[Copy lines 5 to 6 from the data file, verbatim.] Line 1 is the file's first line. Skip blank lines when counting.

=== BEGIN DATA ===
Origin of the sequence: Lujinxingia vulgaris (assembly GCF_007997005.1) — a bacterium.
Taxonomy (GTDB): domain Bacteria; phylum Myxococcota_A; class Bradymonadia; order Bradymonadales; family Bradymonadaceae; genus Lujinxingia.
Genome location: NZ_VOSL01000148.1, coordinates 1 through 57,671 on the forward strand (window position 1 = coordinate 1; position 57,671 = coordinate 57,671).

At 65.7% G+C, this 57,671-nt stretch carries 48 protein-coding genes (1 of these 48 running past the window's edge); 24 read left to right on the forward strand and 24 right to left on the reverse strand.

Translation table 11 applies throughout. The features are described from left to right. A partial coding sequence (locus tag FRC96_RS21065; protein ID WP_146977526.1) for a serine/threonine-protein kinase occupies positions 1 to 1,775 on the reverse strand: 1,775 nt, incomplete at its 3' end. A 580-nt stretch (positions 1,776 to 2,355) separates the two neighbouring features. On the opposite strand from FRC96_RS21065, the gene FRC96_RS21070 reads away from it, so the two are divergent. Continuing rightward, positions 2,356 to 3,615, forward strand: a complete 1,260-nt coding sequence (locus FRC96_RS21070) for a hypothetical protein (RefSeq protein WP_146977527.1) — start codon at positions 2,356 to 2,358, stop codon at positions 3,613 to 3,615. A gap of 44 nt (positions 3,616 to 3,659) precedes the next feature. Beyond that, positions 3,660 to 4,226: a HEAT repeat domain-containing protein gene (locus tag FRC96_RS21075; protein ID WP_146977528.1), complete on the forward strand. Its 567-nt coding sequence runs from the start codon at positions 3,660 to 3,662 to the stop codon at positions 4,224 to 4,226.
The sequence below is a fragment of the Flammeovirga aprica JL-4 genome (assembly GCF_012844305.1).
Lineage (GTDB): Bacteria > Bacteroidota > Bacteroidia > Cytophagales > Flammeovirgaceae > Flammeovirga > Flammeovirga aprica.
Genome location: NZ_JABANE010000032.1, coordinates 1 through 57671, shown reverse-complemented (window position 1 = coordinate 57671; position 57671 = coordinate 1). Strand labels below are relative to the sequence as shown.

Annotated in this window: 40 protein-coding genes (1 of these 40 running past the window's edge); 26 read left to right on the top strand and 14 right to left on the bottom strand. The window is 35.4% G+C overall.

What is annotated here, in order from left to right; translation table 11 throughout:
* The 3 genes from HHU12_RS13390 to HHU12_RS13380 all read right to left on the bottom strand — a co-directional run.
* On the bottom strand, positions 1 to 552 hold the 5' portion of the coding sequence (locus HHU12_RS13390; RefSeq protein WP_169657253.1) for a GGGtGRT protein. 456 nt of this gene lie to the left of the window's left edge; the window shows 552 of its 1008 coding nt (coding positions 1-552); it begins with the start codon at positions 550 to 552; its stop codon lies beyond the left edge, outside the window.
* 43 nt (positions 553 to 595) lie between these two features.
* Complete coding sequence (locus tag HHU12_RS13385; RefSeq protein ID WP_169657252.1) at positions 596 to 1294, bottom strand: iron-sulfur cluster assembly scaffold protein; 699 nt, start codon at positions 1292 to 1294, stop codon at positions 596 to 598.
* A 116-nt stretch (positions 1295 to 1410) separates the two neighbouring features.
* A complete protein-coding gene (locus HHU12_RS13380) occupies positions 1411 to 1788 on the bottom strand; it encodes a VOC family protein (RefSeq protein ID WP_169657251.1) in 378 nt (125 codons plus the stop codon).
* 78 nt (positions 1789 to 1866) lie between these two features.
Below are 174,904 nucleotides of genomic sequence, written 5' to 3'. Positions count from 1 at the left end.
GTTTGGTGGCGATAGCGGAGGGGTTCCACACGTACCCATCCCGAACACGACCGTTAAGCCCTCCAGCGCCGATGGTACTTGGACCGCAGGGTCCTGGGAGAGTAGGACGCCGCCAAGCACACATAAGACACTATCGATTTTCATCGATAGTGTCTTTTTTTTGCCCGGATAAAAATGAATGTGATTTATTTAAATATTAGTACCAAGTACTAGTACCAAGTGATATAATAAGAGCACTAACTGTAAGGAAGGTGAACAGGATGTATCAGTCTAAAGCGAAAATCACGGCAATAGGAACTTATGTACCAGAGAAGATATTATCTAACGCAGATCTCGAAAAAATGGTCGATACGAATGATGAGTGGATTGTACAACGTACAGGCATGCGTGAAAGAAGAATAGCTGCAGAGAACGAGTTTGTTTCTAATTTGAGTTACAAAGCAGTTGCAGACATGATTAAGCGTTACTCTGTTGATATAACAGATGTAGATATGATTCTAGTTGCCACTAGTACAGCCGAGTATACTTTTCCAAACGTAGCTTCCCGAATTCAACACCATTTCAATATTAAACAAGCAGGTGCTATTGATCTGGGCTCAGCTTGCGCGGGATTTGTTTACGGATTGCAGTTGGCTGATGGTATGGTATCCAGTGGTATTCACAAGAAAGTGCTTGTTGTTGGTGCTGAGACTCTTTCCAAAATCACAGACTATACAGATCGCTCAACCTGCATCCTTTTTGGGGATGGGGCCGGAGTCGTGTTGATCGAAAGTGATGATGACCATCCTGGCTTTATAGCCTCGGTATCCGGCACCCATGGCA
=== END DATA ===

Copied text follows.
Translation table 11 applies throughout. The features are described from left to right. A partial coding sequence (locus tag FRC96_RS21065; protein ID WP_146977526.1) for a serine/threonine-protein kinase occupies positions 1 to 1,775 on the reverse strand: 1,775 nt, incomplete at its 3' end. A 580-nt stretch (positions 1,776 to 2,355) separates the two neighbouring features. On the opposite strand from FRC96_RS21065, the gene FRC96_RS21070 reads away from it, so the two are divergent. Continuing rightward, positions 2,356 to 3,615, forward strand: a complete 1,260-nt coding sequence (locus FRC96_RS21070) for a hypothetical protein (RefSeq protein WP_146977527.1) — start codon at positions 2,356 to 2,358, stop codon at positions 3,613 to 3,615. A gap of 44 nt (positions 3,616 to 3,659) precedes the next feature. Beyond that, positions 3,660 to 4,226: a HEAT repeat domain-containing protein gene (locus tag FRC96_RS21075; protein ID WP_146977528.1), complete on the forward strand. Its 567-nt coding sequence runs from the start codon at positions 3,660 to 3,662 to the stop codon at positions 4,224 to 4,226.
The sequence below is a fragment of the Flammeovirga aprica JL-4 genome (assembly GCF_012844305.1).